The treatment was carried out in the same manner as in Example 1, except that in place of WP(W), use was made of a black outer-wall material (a resin material whose base matrix resin was an ABS-series resin and that contained an organobromine-series fire retardant, hereinafter referred to as WP(B)) of a personal computer, thereby it was possible to entirely convert it to an oil, to give a pale yellow oil substance in an amount of about 5 g. The color stability of the oil substance was higher than that of Example 1. This product was analyzed in the same manner as in Example 1.
The results of GC-MS of the gaseous products are shown in Table 1. The results of the treatment carried out in the same manner as the above but in the absence of the porous carbonaceous substance, are also shown as the results of Comparative Example 2, in Table 1. In Comparative Example 2 wherein the porous carbonaceous substance was not used, after the reaction, about 0.4 g of brown wax-like components hardly soluble in THF was produced, but in Example 3 wherein AC1 was used, such a phenomenon was not observed. In comparison with Example 1, in the treatment of WP(B), the amount of the gaseous products was small.
With respect to the composition of the oil-substance obtained, the elution time of GPC was such that a period of 14.7 min accounted for 28.4% and a period of 22.4 min accounted for 70.0%.
The GPC profile of the THF solution of this reaction mixture, together with the profile of WP(B) itself, is shown in FIG. 2. From the results shown in FIG. 2, it can be understood that WP(B) was decomposed by the oil-yielding method of the present invention, to have lower molecular weights, but the degree of lowering of the molecular weight was a little lower than for WP(W).
The treatment was carried out in the same manner as in the case of Example 1, except that in place of WP(W), an epoxy resin material or an ABS resin material was used, thereby it was possible to convert it to an oil entirely, to give a yellow oil substance or a pale yellow oil substance, respectively.
In the decomposition of the ABS resin material, a gaseous product whose composition was similar to that of the product produced in the decomposition reaction of the WP(W) was formed. With respect to the composition of the oil, the elution time of GPC was such that a period of 15.9 min accounted for 14.2%, a period of 21.4 min accounted for 10.1%, and a period of 22.3 min accounted for 75.5%.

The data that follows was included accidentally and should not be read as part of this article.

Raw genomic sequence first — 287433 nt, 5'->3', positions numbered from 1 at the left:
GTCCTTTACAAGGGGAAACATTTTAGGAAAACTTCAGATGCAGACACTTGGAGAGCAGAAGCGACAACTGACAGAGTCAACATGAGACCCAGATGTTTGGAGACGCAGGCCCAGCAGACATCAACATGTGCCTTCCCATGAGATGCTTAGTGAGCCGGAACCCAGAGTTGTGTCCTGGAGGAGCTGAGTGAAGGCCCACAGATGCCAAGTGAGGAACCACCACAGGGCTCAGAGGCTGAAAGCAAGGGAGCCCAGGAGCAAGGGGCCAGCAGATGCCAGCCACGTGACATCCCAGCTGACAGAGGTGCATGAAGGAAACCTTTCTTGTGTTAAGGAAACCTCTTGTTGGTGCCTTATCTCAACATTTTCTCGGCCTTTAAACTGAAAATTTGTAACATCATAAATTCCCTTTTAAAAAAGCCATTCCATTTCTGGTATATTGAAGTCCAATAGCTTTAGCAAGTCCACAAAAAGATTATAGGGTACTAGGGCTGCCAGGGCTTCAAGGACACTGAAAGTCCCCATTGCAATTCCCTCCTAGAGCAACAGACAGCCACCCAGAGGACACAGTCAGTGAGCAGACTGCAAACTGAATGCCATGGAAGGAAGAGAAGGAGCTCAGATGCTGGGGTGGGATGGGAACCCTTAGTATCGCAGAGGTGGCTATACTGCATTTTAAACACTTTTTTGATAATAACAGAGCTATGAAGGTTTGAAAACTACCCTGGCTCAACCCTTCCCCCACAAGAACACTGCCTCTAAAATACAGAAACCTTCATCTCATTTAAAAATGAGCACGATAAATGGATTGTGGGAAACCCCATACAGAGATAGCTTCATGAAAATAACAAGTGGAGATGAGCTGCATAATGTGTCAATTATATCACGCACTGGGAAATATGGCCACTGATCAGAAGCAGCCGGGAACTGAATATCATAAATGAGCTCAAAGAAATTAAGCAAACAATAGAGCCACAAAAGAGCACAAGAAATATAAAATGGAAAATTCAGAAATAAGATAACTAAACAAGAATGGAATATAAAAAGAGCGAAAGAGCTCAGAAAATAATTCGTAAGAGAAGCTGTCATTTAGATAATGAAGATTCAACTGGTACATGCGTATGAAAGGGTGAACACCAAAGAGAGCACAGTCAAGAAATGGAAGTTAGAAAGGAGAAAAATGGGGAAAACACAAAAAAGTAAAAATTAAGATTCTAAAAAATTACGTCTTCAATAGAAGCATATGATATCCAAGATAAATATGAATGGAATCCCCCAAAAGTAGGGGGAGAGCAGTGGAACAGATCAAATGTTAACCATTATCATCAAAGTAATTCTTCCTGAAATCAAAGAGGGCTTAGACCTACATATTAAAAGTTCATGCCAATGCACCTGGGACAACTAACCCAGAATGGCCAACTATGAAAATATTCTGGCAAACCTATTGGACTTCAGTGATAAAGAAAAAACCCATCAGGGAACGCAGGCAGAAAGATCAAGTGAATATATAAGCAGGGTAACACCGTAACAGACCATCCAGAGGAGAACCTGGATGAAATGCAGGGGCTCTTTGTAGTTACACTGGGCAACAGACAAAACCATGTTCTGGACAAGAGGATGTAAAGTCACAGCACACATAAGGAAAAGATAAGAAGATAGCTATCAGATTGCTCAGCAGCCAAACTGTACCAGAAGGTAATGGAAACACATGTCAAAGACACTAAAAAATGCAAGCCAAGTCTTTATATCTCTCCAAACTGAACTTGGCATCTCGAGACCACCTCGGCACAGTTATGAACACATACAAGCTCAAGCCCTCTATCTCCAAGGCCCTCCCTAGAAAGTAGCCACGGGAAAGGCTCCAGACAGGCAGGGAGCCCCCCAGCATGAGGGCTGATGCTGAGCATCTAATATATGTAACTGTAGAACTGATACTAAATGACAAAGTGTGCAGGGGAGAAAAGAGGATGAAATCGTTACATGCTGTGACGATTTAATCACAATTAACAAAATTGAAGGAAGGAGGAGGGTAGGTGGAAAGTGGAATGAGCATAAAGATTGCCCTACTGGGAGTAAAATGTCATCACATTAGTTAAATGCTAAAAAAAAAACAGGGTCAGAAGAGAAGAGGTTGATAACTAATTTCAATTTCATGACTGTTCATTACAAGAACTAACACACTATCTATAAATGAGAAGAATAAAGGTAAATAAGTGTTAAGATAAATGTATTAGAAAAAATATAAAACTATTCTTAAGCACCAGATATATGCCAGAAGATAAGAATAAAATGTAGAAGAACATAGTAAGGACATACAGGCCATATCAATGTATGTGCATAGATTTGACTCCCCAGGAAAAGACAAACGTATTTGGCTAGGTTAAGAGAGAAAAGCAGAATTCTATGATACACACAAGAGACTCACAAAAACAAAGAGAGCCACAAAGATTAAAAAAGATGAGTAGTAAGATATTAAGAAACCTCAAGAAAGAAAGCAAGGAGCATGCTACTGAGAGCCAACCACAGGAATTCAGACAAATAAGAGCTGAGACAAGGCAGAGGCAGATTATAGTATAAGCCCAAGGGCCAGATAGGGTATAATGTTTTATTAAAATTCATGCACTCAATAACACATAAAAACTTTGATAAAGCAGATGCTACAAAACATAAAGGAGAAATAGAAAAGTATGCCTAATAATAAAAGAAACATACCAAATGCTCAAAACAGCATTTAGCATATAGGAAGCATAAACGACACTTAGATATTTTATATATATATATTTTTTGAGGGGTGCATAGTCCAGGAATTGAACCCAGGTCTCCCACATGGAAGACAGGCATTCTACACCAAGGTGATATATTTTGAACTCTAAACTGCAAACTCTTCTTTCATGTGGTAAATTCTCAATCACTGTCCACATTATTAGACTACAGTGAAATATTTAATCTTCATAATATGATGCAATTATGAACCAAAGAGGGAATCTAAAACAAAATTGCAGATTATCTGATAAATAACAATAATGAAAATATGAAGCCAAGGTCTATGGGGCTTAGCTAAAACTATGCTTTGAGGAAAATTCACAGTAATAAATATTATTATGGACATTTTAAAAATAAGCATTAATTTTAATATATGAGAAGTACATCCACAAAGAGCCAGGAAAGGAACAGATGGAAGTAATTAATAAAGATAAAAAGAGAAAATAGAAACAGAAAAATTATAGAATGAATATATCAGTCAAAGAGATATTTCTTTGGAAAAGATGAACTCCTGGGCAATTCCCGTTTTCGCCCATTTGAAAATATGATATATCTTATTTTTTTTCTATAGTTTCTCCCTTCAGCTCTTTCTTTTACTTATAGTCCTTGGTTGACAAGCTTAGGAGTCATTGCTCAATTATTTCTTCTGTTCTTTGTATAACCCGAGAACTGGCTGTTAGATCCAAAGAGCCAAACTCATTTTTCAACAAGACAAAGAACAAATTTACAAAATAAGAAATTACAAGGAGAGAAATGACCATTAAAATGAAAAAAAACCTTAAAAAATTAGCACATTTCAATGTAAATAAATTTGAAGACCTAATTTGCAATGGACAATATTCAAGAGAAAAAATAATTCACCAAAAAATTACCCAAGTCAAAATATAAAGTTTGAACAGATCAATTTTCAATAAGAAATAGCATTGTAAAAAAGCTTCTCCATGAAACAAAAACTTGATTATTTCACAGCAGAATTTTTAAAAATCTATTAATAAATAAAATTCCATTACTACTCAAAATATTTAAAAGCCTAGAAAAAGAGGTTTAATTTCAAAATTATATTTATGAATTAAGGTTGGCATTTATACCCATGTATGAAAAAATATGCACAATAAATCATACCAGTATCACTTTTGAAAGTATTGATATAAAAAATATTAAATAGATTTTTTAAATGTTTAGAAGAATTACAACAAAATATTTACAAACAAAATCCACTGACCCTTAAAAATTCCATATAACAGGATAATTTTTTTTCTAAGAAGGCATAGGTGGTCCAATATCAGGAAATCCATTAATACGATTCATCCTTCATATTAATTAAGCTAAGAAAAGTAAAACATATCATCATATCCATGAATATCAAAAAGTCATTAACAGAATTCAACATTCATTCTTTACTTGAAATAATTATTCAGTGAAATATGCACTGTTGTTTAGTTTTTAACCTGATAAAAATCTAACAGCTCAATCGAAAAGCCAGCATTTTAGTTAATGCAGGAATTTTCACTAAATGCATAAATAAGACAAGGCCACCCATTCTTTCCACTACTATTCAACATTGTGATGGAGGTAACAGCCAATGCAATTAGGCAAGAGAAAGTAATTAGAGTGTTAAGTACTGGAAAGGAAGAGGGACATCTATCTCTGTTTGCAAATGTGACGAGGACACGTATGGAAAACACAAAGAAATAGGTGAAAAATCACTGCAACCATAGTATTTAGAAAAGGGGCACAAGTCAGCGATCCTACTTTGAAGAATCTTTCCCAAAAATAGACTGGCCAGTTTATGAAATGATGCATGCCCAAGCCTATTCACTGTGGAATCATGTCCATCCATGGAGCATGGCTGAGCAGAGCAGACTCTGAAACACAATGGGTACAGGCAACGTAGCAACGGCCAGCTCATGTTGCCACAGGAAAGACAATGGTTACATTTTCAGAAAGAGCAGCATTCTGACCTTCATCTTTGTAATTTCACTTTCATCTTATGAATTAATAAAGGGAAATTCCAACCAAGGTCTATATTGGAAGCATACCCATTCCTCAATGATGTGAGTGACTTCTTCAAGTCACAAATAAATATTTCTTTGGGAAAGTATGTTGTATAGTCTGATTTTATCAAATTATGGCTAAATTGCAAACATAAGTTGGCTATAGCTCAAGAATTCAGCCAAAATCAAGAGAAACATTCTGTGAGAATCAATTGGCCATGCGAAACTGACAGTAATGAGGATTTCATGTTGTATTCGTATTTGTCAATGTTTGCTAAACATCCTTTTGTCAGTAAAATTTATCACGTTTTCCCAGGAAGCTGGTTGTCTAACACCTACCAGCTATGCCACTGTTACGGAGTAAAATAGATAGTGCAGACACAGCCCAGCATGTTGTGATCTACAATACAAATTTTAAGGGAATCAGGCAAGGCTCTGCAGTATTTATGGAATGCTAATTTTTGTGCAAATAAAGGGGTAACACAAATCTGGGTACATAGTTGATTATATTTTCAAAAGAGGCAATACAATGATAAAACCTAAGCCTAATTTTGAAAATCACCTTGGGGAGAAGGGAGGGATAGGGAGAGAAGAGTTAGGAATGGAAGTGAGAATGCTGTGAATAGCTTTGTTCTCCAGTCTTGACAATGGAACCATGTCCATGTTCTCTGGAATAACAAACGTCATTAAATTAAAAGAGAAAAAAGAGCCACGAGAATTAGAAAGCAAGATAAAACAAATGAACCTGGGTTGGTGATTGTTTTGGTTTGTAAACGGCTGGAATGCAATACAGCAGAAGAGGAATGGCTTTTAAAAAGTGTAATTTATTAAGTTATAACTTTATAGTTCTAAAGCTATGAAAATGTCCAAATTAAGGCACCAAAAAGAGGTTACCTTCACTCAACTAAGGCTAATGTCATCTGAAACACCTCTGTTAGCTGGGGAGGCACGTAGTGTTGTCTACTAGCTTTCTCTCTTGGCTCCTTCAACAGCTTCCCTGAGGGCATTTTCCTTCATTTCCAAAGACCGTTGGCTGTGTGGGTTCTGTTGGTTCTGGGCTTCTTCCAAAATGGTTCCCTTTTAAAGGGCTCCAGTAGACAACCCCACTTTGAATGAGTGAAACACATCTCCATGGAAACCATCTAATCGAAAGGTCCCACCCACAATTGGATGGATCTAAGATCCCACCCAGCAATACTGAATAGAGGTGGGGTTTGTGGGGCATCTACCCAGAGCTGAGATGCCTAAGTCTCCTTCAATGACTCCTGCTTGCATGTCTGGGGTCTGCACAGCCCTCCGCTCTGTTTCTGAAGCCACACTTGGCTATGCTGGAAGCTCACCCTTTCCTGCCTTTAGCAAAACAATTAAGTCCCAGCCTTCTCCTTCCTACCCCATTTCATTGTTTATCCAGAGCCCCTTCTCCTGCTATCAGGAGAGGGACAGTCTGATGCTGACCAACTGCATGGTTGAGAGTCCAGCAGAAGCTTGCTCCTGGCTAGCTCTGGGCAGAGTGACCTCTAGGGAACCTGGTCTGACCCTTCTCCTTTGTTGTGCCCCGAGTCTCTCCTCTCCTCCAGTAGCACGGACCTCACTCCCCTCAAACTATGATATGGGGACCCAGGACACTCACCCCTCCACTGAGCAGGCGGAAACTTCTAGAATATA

In the decomposition of the epoxy resin material, the composition of the gaseous products was such that carbon monoxide accounted for 2.2%, carbon dioxide accounted for 1,229 ppm, methane accounted for 7,935 ppm, ethylene accounted for 260 ppm, and ethane accounted for 2,055 ppm, and with respect to the composition of the oil, the elution time of GPC was such that a period of 19.5 min accounted for 18.0%, a period of 20.0 min accounted for 20.7%, and a period of 21.2 min accounted for 61.3%.
Having described our invention as related to the present embodiments, it is our intention that the invention not be limited by any of the details of the description, unless otherwise specified, but rather be construed broadly within its spirit and scope as set out in the accompanying claims.
|Cited Patent||Filing date||Publication date||Applicant||Title|
|JPH07138576A *||Title not available|
|JPS4852866A *||Title not available|
|Citing Patent||Filing date||Publication date||Applicant||Title|
|US6903242 *||Jul 3, 2001||Jun 7, 2005||Matsushita Electric Industrial Co., Ltd.||Method for dehalogenation treatment of halogen containing non-combustible resin composition|
|US20020099253 *||Jul 3, 2001||Jul 25, 2002||Matsushita Electric Industrial Co., Ltd.||De-halogen processing method of fire-resistant resin composite containing halogen|
|U.S. Classification||528/480, 528/176|
|International Classification||C10G1/04, B01J21/18, C10G1/06, C10G1/10|
|Cooperative Classification||C10G1/10, C10G1/042|
|European Classification||C10G1/04B, C10G1/10|
|Jun 22, 1999||AS||Assignment|
Owner name: DIRECTOR-GENERAL OF AGENCY OF INDUSTRIAL SCIENCE A
Free format text: ASSIGNMENT OF ASSIGNORS INTEREST;ASSIGNOR:FUTAMURA, SHIGERU;REEL/FRAME:010039/0945
Effective date: 19990614
|Jun 3, 2004||FPAY||Fee payment|
Year of fee payment: 4
|Jun 17, 2008||FPAY||Fee payment|
Year of fee payment: 8
|Jul 30, 2012||REMI||Maintenance fee reminder mailed|
|Dec 19, 2012||LAPS||Lapse for failure to pay maintenance fees|
|Feb 5, 2013||FP||Expired due to failure to pay maintenance fee|
Effective date: 20121219